Maj. Gen. Henry Terrell, Jr. (Mar 41 - Mar 41)
Maj. Gen. James P. Marley (Apr 41 - Jul 42)
Maj. Gen. Paul E. Peabody (Aug 42 - Jan 43)
Maj. Gen. William C. McMahon (Feb 43 - Jul 44)
Maj. Gen. Donald A. Stroh (Jul 44 - Dec 44)
Maj. Gen. William G. Weaver (Dec 44 - Feb 45)
Maj. Gen. Bryant E. Moore (Feb 45 - Nov 45)


Normandy (6 Jun 44 - 24 Jul 44)
Northern France (25 Jul 44 - 14 Sep 44)
Rhineland (15 Sep 44 - 21 Mar 45)
Central Europe (22 Mar 45 - 11 May 45)



carte campagne europe


After training in Ireland the 8th Infantry Division landed on Utah Beach, Normandy, 4 July 1944, and entered combat on the 7th. Fighting through the hedgerows, it crossed the Ay River, 26 July, pushed through Rennes, 8 August, and attacked Brest in September. The Crozon Peninsula was cleared, 19 September, and the Division drove across France to Luxembourg, moved to the Hurtgen Forest, 20 November, cleared Hurtgen on the 28th and Brandenburg, 3 December, and pushed on to the Roer. That river was crossed on 23 February 1945, Duren taken on the 25th and the Erft Canal crossed on the 28th. The 8th reached the Rhine near Rodenkirchen, 7 March, and maintained positions along the river near Koln. On 6 April the Division attacked northwest to aid in the destruction of enemy forces in the Ruhr Pocket, and by the 17th had completed its mission. After security duty, the Division, under operational control of the British Second Army, drove across the Elbe, 1 May, and penetrated to Schwerin when the war in Europe ended.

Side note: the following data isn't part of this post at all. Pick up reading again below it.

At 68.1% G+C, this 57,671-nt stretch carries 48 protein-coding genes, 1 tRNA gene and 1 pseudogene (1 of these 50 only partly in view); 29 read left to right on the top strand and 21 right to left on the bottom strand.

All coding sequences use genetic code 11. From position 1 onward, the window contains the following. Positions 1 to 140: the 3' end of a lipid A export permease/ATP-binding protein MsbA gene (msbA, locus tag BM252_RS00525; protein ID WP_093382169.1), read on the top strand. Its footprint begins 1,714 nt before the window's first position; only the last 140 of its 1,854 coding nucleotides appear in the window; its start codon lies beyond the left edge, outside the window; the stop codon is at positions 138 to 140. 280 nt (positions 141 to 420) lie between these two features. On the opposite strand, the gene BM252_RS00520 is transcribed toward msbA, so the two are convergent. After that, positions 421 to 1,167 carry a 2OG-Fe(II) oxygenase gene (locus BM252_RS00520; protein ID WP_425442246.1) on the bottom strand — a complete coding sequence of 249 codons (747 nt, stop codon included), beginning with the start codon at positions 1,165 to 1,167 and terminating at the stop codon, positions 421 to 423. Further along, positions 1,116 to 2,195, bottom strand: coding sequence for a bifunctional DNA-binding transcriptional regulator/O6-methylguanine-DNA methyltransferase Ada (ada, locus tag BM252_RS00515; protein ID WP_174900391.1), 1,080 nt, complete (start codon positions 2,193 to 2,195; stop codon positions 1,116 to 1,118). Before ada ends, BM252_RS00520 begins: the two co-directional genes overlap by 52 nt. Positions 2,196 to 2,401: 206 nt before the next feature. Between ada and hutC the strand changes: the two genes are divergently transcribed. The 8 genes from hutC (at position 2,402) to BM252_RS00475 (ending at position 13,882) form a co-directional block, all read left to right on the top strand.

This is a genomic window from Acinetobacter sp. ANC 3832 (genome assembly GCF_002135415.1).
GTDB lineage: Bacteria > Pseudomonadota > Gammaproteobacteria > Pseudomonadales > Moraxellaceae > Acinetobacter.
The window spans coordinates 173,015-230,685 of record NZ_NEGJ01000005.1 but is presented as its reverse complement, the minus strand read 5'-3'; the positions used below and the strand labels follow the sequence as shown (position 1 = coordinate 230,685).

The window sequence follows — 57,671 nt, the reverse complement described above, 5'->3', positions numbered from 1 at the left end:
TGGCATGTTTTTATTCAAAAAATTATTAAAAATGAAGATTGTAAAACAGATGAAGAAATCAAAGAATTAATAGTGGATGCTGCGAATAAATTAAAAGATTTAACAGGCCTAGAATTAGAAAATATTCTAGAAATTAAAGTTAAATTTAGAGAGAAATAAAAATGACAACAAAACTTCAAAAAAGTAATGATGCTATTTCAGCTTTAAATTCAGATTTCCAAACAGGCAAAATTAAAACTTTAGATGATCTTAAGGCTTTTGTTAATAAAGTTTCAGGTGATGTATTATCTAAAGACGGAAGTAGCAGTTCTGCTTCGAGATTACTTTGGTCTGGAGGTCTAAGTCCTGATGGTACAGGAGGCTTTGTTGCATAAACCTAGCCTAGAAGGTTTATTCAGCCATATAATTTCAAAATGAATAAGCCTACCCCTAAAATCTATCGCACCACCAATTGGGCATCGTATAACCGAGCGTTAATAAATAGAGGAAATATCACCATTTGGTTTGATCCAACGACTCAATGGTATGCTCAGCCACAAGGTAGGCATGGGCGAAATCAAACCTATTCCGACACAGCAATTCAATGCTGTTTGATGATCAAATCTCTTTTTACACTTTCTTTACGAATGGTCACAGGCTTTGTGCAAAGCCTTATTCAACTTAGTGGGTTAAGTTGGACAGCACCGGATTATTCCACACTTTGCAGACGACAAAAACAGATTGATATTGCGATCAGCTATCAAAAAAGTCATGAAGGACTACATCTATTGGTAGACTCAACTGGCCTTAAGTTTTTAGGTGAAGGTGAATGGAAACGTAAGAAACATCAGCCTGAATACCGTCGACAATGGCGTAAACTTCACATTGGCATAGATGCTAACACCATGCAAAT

Après s'être entraîné en Irlande, la 8th Infantry Division débarque à Utah Beach, en Normandie, le 4 juillet 1944, et entre en combat le 7. Traversant les haies, il franchit la rivière Ay, le 26 juillet, traverse Rennes le 8 août et attaque Brest en septembre. La péninsule de Crozon a été défrichée le 19 septembre et la Division a traversé la France jusqu'au Luxembourg, s'est installée dans la forêt de Hurtgen le 20 novembre, a défriché Hurtgen le 28 et Brandebourg le 3 décembre et s'est dirigée vers la Roer. Cette rivière fut franchie le 23 février 1945, Duren fut prise le 25 et le canal Erft traversa le 28. Le 8 a atteint le Rhin près de Rodenkirchen, le 7 mars, et a maintenu des positions le long de la rivière près de Cologne. Le 6 avril, la division attaqua le nord-ouest pour aider à la destruction des forces ennemies dans la poche de la Ruhr. Le 17, elle avait achevé sa mission. Après la sécurité, la Division, sous le contrôle opérationnel de la deuxième armée britannique, traversa l'Elbe le 1er mai et pénétra à Schwerin à la fin de la guerre en Europe.

PROGRAMMERGarrett, Clive, Frédéric & Renaud
Partagez moi ...
# RE: SANDERS Don K - 121 IR 8 IDDona K. Sanders 2020-08-05 22:51
I am infinitely proud of my father's service and his contribution to the liberation of France. When I was there at Brittany Cemetery, I did not know the circumstances of his death. I plan to return and visit Pleurtuit, Utah Beach and the field where so many soldiers died in this battle. I hope to meet some of the people of Pleurtuit and hear the stories just as my son Jayson has done.